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Joshua was one of the two brave spies that were sent out to check out the land God had promised to the Israelites. He then emerges as Moses’ assistant who is called by God to lead the people into the Promised Land. He does not have Moses any longer or all the details, but God has called Joshua to something much bigger than him. In the midst of fear, God told Joshua to be strong and courageous because He is with him, and the same goes for us.
In the final pages of his letter, Paul stresses unity within the body of believers. We are to take encouragement from the scriptures and in Christ as our example in living in acceptance of one another. Paul reminds us that we are competent ministers of the gospel by internalizing the amazing grace of God. Now it is our job to share the gospel with others. At the end of this letter, Paul expresses his affection for the Romans. He also gives them a final warning to watch out for false doctrines and teachings and to beware of those who cause division among them.
Paul charges us to clothe ourselves with Christ Jesus and live as His children in this present world. He encourages us to consider everything we do as if we are doing it for the Lord. It is a call to do what leads to peace and mutual edification within the body of Christ. In these chapters, Paul was mainly concerned with urging Christian congregations to behave in ways that would not attract the negative attention of pagans or authorities and to make sure that interpersonal behavior of church gatherings promote unity, not division.
Paul encourages us to be living sacrifices in view of the mercy we have received in Christ Jesus. We do this through renewing our minds to the truth of God’s word, serving and blessing the body of Christ through our gifts, and above all by loving and being devoted to one another. Romans 12 is a call to live a life of peace, faithfully serving the Lord in all things and overcoming the evil of the world by faith. Our actions are a result of what we think. Intellectually, we may believe something to be true, but our real convictions show through our actions. This is why it is so important to renew our minds with the Word of God. Life and godliness is a byproduct of knowing God and what He says.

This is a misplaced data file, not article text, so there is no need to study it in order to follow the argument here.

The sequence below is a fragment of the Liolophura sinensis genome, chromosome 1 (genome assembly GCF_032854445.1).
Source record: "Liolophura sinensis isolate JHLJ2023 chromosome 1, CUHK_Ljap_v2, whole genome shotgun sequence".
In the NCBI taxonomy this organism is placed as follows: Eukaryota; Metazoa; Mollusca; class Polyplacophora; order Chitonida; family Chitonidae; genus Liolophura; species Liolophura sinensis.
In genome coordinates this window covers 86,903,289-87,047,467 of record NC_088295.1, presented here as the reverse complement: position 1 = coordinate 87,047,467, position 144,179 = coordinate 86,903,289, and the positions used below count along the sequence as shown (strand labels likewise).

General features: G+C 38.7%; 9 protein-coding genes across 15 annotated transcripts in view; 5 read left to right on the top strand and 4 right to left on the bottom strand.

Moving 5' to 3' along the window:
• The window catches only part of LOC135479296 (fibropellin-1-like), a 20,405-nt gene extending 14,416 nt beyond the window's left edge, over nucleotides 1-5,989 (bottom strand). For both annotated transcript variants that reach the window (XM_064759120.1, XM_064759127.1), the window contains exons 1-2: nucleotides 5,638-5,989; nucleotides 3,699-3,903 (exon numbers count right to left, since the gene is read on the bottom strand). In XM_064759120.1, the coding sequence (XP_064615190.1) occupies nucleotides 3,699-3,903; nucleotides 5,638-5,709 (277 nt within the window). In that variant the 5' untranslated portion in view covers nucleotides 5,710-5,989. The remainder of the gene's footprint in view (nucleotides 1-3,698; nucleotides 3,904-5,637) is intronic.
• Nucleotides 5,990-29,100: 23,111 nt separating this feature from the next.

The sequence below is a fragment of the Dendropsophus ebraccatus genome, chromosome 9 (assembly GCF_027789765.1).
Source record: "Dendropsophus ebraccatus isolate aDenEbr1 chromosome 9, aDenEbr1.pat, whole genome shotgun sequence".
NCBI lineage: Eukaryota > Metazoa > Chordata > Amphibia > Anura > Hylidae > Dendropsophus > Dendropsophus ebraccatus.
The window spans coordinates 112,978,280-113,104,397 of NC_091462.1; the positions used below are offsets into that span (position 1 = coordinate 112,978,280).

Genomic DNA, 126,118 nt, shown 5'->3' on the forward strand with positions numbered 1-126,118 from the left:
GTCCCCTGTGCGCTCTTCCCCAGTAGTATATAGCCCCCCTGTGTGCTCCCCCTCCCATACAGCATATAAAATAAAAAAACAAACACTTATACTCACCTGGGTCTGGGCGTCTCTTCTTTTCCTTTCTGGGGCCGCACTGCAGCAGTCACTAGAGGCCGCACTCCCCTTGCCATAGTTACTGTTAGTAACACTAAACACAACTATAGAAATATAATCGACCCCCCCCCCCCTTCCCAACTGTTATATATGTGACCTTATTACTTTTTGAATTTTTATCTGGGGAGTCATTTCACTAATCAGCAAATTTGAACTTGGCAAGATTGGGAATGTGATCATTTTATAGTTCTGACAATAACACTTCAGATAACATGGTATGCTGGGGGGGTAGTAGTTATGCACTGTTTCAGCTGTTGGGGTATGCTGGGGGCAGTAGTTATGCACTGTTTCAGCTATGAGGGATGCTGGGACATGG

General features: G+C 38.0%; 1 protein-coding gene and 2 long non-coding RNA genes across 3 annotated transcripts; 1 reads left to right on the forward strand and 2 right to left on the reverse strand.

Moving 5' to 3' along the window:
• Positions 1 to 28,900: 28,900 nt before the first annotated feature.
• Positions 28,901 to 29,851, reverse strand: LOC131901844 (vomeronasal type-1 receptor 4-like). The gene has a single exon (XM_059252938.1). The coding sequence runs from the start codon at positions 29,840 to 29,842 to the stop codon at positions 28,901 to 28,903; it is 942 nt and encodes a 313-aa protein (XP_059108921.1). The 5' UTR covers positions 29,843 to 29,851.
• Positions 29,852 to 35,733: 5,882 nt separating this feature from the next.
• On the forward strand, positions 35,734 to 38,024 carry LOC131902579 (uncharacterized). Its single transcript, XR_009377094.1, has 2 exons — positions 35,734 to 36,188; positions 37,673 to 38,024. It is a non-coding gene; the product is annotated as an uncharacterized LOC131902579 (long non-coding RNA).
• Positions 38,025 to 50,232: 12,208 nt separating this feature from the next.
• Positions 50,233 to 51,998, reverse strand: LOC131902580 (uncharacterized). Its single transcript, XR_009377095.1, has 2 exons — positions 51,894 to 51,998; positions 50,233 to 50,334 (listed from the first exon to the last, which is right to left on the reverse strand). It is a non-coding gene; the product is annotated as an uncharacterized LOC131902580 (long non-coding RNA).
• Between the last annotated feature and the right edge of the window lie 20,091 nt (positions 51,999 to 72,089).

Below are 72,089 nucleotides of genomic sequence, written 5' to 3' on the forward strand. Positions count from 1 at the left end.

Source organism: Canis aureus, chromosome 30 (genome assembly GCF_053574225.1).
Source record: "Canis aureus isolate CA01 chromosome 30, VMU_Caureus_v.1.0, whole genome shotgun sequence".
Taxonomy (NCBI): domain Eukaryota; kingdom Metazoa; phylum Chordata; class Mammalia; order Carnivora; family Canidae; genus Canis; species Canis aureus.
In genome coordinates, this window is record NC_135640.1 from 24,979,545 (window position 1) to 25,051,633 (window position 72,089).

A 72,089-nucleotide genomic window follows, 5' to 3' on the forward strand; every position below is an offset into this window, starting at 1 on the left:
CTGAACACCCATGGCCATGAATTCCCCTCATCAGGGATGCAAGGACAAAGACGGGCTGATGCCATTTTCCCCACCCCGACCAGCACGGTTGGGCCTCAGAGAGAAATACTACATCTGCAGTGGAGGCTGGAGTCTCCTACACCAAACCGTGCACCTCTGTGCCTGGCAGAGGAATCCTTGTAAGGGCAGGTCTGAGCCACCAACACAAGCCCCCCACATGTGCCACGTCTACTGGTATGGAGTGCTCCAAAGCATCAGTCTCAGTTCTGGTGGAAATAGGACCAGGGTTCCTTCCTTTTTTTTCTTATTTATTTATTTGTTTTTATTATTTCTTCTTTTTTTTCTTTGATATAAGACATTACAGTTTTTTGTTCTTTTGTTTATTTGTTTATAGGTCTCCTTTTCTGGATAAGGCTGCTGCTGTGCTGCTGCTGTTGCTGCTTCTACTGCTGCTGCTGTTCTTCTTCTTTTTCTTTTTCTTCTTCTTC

Paul taught that it is not natural children that are God’s children, but rather children of the promise. He uses the example of the Israelites who pursued righteousness by the law without obtaining it, and Gentiles who pursued it by faith and obtained righteousness through Jesus Christ. He gives a sobering call that faith in Christ alone saves us. Although Israel as a whole rejected Jesus as the Messiah, there is still a remnant chosen by grace. Their dismissal of Jesus has blessed the world because this salvation message was then opened to the Gentiles. However, they have not fallen beyond recovery and in the end, Israel will be saved through faith.
Christians are to no longer live according to the desires of their flesh or sinful inclination, but rather according to and empowered by the Holy Spirit. When we live according to the Spirit of God, He gives us the power to escape all the condemnation and guilt that life throws our way. Understanding this grace is the key to living free, pursuing the life for which the Lord has set us apart. God provided everything in our redemption to enable us to live a life worthy of our calling. He wants us to live a victorious life by the Spirit of God, a life of peace and joy.
Paul eloquently teaches that when we are born again, sin’s power is broken in our lives. He maintains that we are freed from sin and made alive to God through Jesus Christ. Our old sinful nature was crucified with Him when we were baptized into His death. Now through Jesus, we have received the gift of God, which is eternal life. Paul shows us the contrast between living bound to the law and living by the Spirit of God. The struggle with sin may still be evident, but Paul maintains we have no obligation to succumb to it. We are instructed to live by the Spirit and bear fruit according to our new nature.
We all struggle with the truth that we are saved by faith alone, that there is nothing we can do to earn God’s mercy and grace. The best of our works cannot justify us. Paul explained that the purpose of God’s law was to define sin not to save us from our sinfulness. He expounded on that truth, stating that what the righteousness of the law was powerless to provide, God gave by sending His own Son, Jesus. Paul maintains that this righteousness comes by faith to all who believe in Christ Jesus apart from obeying the law.
In the opening of Romans, Paul introduces himself as an apostle appointed to spread the gospel about Jesus, the Good News that tells of God’s power to save people from the consequences of their sin, and reveals the righteousness of God. Paul explains that all people are trapped in the spiral of sin and selfishness. The human heart and mind are broken, turning from God to idolatry which results in destructive behavior. God rightly judges each person for what they have done, regardless of whether they are Jew or Gentile, looking at the intents of their hearts. But God’s intent is to not merely judge the world’s sin, but also to set right the sinner.
The church is a collective of creators and co-creators working together in unity to paint a picture of God’s kingdom. God uses each of our gifts and talents to create a work infinitely greater than the sum of its parts. When God’s people respond to the ugly divisiveness and violence of the world with the beauty of love, peace, and unity - this is the beauty of the Church!